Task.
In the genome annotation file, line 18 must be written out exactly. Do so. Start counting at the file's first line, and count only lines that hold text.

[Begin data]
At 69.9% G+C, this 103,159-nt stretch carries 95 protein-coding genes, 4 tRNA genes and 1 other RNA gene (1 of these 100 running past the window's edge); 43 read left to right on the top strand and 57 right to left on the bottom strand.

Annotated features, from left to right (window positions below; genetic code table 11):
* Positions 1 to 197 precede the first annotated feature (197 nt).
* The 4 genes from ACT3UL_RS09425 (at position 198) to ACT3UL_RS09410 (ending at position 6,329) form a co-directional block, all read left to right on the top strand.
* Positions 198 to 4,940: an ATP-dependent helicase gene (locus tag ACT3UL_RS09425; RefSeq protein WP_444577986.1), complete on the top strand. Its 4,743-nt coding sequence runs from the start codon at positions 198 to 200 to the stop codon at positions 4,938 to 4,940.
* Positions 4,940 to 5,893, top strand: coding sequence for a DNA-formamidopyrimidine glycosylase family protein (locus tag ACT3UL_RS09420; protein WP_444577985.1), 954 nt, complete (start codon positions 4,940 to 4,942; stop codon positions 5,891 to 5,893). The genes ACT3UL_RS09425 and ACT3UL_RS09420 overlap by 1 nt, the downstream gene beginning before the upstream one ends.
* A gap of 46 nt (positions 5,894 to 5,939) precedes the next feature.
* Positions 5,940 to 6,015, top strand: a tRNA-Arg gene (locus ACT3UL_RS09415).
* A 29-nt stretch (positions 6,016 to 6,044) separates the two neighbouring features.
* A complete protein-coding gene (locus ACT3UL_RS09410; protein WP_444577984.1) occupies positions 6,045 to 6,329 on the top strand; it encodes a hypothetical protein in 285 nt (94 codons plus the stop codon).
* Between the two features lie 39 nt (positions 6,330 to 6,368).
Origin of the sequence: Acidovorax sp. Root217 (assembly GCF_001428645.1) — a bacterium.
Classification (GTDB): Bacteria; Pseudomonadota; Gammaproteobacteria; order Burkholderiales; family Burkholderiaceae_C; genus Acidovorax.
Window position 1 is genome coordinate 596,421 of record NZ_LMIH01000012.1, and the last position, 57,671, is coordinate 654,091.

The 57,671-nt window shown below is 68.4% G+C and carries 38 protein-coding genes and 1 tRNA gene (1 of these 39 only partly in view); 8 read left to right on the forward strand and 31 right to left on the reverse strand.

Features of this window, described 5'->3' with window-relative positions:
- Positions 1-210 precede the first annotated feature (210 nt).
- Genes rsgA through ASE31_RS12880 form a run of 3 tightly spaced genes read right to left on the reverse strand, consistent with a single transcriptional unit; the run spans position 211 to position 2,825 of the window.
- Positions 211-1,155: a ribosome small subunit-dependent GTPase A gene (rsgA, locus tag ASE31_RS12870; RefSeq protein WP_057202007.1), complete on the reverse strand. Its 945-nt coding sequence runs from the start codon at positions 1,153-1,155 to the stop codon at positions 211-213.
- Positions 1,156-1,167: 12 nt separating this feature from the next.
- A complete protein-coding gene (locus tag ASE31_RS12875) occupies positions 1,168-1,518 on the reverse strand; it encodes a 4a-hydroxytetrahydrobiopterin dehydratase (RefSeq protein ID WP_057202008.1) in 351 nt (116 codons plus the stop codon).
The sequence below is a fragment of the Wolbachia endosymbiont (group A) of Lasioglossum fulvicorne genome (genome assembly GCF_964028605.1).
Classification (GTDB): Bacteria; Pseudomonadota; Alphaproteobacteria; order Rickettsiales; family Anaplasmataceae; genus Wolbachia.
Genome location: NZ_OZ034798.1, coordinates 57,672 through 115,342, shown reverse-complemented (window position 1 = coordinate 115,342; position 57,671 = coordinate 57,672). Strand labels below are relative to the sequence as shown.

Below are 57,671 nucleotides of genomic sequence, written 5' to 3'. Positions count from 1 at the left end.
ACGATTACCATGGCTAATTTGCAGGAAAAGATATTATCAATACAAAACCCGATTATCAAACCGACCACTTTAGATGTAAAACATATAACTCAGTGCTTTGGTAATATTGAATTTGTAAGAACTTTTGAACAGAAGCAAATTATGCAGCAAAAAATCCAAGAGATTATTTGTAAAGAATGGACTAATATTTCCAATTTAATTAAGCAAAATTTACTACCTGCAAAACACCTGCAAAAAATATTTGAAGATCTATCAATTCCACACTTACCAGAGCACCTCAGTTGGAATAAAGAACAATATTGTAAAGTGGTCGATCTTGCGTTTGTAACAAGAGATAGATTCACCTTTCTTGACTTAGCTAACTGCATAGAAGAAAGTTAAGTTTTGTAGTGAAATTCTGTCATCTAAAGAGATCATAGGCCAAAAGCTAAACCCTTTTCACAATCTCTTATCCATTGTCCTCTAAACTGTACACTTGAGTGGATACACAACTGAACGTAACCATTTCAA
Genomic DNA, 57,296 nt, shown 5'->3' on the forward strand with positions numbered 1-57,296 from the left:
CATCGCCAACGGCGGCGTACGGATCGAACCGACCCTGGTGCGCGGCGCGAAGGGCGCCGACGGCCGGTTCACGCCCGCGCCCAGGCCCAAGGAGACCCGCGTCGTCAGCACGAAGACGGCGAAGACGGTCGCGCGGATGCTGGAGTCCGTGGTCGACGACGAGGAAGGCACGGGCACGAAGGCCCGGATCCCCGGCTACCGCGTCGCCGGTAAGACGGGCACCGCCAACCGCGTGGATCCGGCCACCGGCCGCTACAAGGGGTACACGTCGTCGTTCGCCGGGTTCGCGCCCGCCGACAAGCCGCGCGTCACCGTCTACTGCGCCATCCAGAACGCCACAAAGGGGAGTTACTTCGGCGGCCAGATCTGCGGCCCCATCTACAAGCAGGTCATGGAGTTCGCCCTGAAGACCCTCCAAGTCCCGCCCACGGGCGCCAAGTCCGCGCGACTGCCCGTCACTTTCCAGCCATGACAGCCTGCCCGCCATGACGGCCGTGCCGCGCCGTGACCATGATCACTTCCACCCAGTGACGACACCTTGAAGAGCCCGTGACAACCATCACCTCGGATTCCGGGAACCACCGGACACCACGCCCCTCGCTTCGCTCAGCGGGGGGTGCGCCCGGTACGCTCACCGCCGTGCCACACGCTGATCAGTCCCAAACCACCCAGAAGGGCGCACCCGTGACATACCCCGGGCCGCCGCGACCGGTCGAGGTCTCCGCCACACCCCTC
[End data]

- Genes rsgA through ASE31_RS12880 form a run of 3 tightly spaced genes read right to left on the reverse strand, consistent with a single transcriptional unit; the run spans position 211 to position 2,825 of the window.